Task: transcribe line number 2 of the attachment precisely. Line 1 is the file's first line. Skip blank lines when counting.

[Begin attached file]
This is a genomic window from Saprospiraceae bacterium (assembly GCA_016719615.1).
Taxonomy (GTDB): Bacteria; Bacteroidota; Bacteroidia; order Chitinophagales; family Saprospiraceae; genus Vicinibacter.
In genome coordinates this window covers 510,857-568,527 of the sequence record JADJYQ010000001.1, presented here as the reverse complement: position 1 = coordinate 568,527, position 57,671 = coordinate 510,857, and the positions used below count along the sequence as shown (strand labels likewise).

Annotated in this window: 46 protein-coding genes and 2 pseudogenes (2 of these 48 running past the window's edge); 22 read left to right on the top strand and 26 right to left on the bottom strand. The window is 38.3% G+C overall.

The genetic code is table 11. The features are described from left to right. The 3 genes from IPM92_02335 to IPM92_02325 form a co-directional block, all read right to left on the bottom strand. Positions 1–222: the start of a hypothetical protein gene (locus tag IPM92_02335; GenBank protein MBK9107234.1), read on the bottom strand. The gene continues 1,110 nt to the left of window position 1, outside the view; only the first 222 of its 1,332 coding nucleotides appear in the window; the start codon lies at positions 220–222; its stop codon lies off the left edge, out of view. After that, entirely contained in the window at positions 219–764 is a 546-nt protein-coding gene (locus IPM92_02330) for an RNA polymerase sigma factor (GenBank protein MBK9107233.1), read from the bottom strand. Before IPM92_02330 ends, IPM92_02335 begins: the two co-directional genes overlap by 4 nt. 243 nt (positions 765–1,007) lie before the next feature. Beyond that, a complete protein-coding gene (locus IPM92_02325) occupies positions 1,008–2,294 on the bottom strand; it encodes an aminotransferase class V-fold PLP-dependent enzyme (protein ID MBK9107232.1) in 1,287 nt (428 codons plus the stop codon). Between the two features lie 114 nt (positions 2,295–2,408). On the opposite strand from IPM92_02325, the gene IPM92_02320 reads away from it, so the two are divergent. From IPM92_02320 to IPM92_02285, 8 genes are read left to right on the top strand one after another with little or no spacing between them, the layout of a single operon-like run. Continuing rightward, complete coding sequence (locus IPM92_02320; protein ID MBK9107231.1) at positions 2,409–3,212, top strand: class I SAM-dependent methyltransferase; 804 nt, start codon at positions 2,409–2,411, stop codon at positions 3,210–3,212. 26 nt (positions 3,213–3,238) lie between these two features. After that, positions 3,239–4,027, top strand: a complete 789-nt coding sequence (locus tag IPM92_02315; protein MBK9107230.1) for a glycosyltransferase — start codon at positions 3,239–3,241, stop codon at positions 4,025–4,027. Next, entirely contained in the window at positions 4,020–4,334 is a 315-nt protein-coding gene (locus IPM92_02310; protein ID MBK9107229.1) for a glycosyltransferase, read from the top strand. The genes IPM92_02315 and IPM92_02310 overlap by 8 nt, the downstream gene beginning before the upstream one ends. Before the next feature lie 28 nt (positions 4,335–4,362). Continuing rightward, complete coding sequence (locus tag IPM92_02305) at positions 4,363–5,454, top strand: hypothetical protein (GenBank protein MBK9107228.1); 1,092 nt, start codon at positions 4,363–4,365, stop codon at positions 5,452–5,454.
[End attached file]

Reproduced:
Taxonomy (GTDB): Bacteria; Bacteroidota; Bacteroidia; order Chitinophagales; family Saprospiraceae; genus Vicinibacter.